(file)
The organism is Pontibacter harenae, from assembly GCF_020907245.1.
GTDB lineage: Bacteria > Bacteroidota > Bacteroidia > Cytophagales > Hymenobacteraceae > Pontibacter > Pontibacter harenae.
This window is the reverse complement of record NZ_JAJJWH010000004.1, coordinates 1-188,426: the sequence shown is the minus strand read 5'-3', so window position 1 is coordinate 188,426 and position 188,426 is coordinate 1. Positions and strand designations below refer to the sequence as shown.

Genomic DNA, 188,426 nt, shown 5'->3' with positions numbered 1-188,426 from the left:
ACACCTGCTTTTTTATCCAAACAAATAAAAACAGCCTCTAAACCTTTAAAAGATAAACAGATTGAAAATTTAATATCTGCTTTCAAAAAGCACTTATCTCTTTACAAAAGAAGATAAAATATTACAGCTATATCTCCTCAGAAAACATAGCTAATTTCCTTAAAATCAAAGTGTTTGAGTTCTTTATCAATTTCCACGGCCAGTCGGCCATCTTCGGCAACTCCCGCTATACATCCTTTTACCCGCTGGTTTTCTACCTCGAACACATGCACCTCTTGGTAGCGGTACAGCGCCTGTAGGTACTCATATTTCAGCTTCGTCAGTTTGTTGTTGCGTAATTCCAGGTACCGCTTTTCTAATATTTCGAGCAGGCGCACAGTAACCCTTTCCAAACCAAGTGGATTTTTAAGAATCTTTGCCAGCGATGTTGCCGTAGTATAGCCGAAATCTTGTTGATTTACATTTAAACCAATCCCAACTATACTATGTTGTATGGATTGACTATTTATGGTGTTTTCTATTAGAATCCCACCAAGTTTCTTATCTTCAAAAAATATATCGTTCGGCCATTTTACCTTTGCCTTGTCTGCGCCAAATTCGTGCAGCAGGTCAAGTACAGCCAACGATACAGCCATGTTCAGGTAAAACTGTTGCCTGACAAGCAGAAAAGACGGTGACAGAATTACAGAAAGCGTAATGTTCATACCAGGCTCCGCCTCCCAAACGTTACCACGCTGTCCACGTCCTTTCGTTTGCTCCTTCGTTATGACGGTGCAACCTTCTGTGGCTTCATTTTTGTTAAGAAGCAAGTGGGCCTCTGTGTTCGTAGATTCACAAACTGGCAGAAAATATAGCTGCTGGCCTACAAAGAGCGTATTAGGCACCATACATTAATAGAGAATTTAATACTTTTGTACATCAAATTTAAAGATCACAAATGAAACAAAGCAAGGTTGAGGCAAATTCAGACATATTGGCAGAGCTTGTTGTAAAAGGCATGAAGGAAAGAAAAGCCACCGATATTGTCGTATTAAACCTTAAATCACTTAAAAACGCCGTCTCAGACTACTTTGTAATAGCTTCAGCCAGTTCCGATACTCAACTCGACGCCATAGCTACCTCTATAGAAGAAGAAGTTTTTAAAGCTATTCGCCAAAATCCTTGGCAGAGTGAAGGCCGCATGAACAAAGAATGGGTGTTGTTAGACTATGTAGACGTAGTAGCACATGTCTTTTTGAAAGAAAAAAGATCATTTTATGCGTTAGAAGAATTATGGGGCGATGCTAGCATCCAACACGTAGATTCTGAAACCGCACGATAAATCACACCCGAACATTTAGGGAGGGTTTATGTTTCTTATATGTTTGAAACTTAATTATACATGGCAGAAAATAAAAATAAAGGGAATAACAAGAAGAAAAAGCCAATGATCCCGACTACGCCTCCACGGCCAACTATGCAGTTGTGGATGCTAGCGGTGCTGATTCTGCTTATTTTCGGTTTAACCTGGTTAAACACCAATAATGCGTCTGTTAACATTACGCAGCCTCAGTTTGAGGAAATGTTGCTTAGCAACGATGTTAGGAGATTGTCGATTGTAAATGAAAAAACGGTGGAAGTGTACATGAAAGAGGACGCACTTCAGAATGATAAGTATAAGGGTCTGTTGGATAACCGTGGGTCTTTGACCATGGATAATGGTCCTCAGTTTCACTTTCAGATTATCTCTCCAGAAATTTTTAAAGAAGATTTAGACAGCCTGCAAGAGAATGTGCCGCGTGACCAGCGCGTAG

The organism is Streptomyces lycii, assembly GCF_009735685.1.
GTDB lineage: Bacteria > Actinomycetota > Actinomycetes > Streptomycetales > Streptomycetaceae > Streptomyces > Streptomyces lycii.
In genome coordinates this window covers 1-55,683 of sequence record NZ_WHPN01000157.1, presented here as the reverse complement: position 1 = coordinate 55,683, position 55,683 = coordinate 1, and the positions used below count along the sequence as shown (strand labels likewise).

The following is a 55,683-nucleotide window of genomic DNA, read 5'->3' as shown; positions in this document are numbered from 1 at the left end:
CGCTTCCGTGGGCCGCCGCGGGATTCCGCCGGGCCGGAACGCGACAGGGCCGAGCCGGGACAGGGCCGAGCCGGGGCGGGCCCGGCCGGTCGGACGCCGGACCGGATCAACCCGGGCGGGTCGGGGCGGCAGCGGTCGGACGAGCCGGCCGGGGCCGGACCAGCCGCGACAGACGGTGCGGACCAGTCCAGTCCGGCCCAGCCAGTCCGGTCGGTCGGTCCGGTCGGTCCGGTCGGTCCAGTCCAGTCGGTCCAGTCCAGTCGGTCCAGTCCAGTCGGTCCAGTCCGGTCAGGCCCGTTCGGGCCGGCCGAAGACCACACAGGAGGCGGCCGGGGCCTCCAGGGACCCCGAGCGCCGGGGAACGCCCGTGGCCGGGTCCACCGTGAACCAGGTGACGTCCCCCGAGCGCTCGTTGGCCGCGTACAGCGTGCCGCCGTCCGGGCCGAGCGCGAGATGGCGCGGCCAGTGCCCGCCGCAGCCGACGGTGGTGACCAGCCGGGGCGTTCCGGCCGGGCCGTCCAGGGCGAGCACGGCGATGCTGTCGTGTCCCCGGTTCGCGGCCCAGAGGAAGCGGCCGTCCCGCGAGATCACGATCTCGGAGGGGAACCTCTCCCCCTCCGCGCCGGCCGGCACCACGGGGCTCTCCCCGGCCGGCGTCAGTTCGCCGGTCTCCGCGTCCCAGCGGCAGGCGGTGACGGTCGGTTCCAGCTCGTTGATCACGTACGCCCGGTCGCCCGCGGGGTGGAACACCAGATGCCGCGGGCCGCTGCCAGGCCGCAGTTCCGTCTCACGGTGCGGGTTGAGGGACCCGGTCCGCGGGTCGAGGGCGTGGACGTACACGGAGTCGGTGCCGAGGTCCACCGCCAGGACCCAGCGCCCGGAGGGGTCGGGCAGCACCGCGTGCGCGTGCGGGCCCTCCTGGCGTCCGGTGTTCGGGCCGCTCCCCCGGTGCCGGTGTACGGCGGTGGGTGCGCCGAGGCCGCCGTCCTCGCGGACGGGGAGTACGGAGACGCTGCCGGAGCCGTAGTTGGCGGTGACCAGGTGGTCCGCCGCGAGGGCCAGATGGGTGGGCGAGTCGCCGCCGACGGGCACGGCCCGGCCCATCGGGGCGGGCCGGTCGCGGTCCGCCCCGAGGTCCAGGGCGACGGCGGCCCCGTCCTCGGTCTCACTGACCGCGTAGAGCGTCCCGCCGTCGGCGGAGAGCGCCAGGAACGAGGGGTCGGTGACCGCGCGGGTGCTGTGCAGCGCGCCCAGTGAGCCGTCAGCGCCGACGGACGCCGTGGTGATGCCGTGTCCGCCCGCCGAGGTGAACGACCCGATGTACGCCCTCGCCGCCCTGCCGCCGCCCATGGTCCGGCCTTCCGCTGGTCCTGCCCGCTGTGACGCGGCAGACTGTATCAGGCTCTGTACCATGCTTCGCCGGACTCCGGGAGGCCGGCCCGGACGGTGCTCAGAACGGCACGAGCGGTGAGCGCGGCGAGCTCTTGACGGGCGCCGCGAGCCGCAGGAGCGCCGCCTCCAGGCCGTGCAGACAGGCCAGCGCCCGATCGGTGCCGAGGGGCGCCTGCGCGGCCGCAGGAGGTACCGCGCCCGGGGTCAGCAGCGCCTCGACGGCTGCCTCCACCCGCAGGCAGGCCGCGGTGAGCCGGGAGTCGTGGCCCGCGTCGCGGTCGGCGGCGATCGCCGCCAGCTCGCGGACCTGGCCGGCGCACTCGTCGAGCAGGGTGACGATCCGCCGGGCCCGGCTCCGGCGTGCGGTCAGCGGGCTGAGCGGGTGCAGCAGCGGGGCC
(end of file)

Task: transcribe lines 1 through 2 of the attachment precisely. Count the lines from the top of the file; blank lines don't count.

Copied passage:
The organism is Pontibacter harenae, from assembly GCF_020907245.1.
GTDB lineage: Bacteria > Bacteroidota > Bacteroidia > Cytophagales > Hymenobacteraceae > Pontibacter > Pontibacter harenae.